What you should know about special needs trusts
Providing for the many needs of someone with a disability can be difficult, especially if that person receives government assistance like Medicaid or Supplemental Security Income (SSI).
One way to save money without jeopardizing those benefits is through Ohio’s STABLE account. However, it has a maximum annual contribution limit of $15,000.
Another option is a special needs trust (SNT). There are two potential types: First Party SNT where the assets are owned by the beneficiary with a disability and Third Party SNT, which has assets owned by someone other than the beneficiary.
A first party trust requires any money left in the trust after the beneficiary dies be paid to Medicaid in an amount equal to the amount of the Medicaid benefit the individual received. This payback is not required with a third party trust.
Both types of trusts have limitations for how the assets can be spent. They can’t be used for housing or food, but they can be used for things like advocacy, cable TV, cell phones, entertainment or sporting events, experimental or elective surgery, pets and pet care, prescriptions or special therapies and equipment, respite care, and vacations.
Barry Jamieson, a certified financial planner with CMP Financial Planning in Columbus, says it’s important to find an experienced attorney to set up a trust.
“If the trust is invalid, then those assets are going to make that individual not eligible for Medicaid services and for Social Security,” says Jamieson. “I would be asking them ‘have they drafted a special needs trust that’s been approved by Medicaid?’”
He says it is possible for a parent or grandparent to set up a third party trust and not deposit money into it until their death, such as money from a life insurance policy. Once money is deposited, there will be some taxation issues to consider, like reporting investment income if interest is earned and money is not spent.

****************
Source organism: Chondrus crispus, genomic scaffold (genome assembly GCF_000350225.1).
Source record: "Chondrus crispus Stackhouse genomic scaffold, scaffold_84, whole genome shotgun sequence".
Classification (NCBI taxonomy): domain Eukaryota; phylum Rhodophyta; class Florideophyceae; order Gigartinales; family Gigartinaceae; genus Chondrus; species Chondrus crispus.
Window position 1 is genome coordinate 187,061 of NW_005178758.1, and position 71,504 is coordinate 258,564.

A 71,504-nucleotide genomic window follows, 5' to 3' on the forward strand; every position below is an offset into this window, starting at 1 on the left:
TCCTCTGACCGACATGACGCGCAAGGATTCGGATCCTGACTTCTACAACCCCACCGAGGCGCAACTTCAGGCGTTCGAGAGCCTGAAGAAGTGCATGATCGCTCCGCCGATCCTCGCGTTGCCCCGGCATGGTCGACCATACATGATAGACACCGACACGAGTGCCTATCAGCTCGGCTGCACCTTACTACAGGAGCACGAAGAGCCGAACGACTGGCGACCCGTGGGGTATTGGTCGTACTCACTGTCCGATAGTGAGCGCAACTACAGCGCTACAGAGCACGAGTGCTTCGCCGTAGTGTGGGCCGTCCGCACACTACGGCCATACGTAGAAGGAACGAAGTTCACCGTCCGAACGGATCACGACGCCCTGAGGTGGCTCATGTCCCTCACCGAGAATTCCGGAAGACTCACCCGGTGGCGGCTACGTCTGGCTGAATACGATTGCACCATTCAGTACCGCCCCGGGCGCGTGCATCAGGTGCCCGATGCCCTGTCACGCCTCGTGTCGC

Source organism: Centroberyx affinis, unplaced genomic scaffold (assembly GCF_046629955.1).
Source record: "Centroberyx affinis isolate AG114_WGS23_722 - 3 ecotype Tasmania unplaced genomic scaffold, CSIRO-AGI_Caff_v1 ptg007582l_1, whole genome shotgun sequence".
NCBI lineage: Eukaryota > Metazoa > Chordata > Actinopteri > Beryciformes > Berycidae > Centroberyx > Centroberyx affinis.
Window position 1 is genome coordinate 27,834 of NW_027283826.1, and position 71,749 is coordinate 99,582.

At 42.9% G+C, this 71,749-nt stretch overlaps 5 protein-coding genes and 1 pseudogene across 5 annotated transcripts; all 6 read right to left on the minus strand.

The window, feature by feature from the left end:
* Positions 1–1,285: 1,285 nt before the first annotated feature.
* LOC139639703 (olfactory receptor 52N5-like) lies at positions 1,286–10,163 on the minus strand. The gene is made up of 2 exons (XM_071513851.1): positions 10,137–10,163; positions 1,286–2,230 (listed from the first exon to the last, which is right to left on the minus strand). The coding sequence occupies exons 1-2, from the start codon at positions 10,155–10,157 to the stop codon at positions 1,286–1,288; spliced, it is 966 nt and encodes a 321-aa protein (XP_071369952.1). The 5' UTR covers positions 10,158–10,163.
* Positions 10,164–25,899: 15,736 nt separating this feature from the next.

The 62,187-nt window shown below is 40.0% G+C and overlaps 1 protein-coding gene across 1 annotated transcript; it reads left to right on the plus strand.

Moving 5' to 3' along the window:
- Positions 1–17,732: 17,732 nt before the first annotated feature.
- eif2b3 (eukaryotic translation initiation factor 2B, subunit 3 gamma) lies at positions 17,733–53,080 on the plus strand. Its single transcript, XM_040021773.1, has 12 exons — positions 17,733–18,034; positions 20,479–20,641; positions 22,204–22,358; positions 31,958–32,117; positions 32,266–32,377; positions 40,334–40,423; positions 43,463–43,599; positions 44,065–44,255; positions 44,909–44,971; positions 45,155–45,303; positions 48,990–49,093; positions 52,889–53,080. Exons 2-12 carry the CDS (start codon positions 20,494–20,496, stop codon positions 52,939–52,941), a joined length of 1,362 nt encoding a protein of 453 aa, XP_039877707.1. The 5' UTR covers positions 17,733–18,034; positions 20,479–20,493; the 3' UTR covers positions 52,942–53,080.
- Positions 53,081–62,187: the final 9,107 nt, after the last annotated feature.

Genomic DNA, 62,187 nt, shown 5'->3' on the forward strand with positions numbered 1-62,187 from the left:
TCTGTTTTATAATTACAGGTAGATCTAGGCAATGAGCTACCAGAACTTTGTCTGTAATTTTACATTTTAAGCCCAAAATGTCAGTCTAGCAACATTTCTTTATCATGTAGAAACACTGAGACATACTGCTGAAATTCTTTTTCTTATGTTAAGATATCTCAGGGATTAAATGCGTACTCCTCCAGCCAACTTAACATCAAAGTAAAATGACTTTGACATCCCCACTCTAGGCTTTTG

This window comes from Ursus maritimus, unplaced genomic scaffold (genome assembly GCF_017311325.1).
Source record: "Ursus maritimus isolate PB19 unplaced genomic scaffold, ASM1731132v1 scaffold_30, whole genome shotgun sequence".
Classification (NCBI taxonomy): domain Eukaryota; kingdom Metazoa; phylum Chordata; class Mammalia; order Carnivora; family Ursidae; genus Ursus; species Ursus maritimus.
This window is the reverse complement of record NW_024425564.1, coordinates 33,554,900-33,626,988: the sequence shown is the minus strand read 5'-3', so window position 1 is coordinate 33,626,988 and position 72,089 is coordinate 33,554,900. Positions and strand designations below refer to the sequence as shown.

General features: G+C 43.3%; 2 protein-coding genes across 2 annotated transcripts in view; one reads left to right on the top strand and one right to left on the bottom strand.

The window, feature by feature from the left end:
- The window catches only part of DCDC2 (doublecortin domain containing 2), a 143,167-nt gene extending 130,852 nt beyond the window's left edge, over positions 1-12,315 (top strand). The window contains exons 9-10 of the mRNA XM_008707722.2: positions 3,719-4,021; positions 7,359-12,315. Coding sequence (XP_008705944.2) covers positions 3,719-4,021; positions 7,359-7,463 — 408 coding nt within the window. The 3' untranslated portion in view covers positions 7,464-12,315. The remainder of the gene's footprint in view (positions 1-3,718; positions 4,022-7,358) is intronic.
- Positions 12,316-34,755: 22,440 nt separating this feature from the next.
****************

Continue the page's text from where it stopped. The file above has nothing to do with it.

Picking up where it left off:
Considered one of the most difficult decisions families need to make, it’s important to choose a trustee who has some knowledge of Medicaid and Social Security. This could be a family member or it could be a professional trustee, such as a bank.
Some SNTs are pooled trusts that are established and administered by a nonprofit, such as the Community Fund Management Foundation (CFMF), which has several offices in Ohio.
“It’s basically the same as a private trust except the application goes through our nonprofit, and we have the trust already written so you file a request to join our trust through a joinder agreement; it has to be through an attorney,” says Brian Cook, an associate director with CFMF.
Cook says it can sometimes take a few weeks to withdraw assets from their pooled trust because CFMF reviews every request to make sure it doesn’t affect Medicaid eligibility.
He recommends also opening a STABLE account with a trust because it has almost no fees, costs very little to establish, and money can easily be withdrawn. It can cost between $750 and $3,000 to create a special needs trust, and then there are fees once it has assets.
For information about STABLE accounts, go to www.stableaccount.com.« Back to Stories